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'Digitise or die the only options for companies in Oman'
January 23, 2018 | 10:33 PM
by Syed Haitham Hasan / [email protected]
Nearly three quarters of the population in Oman has access to the internet, and there is a growing population of technology savvy youth. Photo-File
 
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Muscat: From financial services to media, digital technology will revolutionise the way companies in Oman operate, and failing to adopt these technologies may render their operations out-dated.

Nearly three quarters of the population in Oman has access to the internet, and there is a growing population of technology savvy youth. Both these factors are expected to give rise to digital customer service platforms, where consumers are likely to complete most transactions with a touch on a phone, according to Erwan Colder, transaction services partner and private equity leader at advisory firm PwC.

Erwan Colder, transaction services partner and private equity leader at PwC.


“Digitising the manual work process is going to be a must-have to make a company future-ready. Companies can’t not digitise in the future, considering the shift towards technology and efficiency,” Colder said, detailing PwC’s findings from its latest study on “Digitisation: The revolution transforming private equity.”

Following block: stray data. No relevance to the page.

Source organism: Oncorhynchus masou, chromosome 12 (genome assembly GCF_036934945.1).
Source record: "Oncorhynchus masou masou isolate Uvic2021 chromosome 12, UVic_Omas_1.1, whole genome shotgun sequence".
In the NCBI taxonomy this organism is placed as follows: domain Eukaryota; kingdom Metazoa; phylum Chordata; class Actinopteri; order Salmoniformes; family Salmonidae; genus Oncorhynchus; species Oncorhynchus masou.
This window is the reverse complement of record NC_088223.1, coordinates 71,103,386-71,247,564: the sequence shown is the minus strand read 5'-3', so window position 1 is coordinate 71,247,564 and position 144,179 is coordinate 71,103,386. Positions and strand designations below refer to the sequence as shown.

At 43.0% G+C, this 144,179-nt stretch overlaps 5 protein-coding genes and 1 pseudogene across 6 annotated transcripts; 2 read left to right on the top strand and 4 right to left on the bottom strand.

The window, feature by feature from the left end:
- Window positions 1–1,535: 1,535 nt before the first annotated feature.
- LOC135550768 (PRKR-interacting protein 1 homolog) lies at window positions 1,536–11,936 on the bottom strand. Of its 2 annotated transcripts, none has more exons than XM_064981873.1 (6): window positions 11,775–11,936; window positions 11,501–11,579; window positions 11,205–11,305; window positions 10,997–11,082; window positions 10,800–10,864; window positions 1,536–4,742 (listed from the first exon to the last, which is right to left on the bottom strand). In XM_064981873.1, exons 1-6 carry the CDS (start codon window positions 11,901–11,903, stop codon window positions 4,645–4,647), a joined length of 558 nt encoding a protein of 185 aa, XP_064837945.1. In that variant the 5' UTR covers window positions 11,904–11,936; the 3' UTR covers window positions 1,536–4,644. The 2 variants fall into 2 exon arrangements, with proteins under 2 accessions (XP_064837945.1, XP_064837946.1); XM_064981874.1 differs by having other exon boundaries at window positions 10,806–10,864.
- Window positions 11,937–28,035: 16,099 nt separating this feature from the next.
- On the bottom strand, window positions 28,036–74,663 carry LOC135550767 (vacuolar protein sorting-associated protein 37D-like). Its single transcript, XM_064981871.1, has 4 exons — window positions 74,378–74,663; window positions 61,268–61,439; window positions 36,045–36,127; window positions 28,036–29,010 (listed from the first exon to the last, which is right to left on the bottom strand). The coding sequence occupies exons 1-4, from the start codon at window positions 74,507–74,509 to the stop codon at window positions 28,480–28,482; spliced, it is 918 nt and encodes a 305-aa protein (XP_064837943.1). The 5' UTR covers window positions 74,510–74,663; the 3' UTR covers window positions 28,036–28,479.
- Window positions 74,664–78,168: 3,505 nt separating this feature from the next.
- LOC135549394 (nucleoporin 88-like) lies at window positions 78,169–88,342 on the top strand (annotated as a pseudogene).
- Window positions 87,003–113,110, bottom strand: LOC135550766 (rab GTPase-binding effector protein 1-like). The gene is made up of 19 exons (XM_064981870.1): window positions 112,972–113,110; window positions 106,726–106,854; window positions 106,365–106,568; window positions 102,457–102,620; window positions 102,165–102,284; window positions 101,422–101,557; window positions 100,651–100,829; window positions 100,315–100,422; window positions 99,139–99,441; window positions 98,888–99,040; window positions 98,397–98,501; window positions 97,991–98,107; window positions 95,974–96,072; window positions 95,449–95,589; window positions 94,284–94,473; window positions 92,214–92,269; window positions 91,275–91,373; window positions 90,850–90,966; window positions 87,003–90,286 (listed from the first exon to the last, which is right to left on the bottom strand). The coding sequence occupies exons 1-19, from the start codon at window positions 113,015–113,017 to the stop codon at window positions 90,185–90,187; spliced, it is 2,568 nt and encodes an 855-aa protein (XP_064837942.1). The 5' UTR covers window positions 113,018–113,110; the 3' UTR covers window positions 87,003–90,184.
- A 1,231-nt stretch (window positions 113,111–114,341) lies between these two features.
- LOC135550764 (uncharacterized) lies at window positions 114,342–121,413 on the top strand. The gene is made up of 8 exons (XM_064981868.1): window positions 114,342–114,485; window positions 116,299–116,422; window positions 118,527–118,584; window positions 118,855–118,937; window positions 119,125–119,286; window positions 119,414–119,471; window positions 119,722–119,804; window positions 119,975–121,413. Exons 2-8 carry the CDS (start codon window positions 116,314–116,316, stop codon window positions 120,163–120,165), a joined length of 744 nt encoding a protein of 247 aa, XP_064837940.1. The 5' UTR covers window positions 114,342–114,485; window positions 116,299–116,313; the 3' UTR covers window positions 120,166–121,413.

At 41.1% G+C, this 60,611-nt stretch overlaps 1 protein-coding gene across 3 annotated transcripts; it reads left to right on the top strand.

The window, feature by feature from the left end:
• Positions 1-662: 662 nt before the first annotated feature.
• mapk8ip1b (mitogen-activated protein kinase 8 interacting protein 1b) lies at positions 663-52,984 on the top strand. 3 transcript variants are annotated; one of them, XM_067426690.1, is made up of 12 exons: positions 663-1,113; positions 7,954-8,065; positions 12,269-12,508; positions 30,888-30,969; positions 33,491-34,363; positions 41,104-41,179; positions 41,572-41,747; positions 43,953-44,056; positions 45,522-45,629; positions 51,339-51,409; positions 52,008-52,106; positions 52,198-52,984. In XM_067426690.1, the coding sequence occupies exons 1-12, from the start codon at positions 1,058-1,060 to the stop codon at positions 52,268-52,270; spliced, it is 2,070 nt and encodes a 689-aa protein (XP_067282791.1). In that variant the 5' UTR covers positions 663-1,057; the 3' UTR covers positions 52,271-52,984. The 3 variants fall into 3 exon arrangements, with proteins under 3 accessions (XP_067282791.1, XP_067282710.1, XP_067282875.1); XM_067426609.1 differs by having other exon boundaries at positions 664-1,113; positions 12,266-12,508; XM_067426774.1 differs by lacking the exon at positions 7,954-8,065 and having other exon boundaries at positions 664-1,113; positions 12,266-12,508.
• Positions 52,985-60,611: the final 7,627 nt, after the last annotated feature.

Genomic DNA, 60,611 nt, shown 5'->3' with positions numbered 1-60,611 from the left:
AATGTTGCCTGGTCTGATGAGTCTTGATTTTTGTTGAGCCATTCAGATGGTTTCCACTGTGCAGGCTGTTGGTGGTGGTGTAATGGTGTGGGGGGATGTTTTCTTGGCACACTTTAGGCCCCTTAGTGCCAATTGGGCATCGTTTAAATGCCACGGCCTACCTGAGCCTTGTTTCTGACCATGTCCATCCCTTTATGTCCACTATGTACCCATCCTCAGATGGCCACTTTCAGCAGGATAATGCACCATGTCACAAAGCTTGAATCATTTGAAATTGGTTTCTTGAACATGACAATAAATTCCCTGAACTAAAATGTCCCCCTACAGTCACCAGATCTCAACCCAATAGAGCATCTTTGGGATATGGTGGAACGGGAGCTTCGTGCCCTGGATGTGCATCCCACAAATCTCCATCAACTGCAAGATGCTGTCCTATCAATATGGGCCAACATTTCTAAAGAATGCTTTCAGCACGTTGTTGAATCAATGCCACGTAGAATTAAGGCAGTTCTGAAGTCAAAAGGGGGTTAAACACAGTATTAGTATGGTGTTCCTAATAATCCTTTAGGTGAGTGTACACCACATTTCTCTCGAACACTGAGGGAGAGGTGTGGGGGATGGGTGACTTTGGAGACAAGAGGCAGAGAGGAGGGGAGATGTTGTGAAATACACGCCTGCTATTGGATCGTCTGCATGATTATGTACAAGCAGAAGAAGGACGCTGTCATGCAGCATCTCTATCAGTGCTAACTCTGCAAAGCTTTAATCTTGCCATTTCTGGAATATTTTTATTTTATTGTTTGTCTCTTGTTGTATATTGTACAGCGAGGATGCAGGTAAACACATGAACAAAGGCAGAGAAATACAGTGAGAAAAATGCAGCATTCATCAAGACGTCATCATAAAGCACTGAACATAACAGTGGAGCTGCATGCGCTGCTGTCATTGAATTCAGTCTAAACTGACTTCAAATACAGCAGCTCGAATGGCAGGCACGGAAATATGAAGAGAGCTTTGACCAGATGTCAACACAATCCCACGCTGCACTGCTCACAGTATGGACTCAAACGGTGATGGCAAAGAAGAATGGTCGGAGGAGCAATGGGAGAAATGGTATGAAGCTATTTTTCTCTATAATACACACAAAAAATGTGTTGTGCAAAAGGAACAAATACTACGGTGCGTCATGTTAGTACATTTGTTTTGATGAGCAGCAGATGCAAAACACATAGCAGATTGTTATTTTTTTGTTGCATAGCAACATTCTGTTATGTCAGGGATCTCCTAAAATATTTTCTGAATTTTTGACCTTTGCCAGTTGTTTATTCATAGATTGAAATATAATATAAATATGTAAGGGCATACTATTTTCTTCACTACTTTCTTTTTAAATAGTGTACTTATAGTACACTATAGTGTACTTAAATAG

Middle Eastern companies are expected to save more than US$17 billion over the next five years, thanks to digital transformation. The firms are expected to receive another $17 billion in revenue, once again thanks to businesses going digital, according to PwC’s report titled “Industry 4.0” that discusses the fourth industrial revolution triggered by digitisation.

“Digital transformation can have several upsides. First, companies can increase their revenues and protect margins.

“This allows them to reduce operational costs followed by increasing their footprint in the business, as they can appeal to a wider audience, making use of the high penetration,” Colder added.

Companies around the world, including large media houses, financial institutions, and retail companies are providing their products and services through a digital platform, thanks to a shift in consumer behaviour.

Although government institutions and banks in Oman have allowed consumers to transact digitally, such as through e-visa services and Bank Muscat’s e-wallet, most private firms in Oman are miles away from either changing their manual processes into automated ones or setting up digital platforms for their customers.

Colder explained that there was no single right way to embrace digital transactions or to adopt new technologies, as the extent of digitising portfolios must be based on the current needs of the company and on global industry standards.

Moreover, he noted, although technology is central to digital transformation, companies need to first identify a strategy on what they want and how they want it, and then determine the best process of implementing it.

“Implementing technology without the right plan and management does not guarantee success. Having a digital strategy is essential for ‘future proofing’ a company that wants to retain market share and stay ahead of the competition. Those who are nimble will reap the benefits of the value to be created through digitisation,” Colder stressed.

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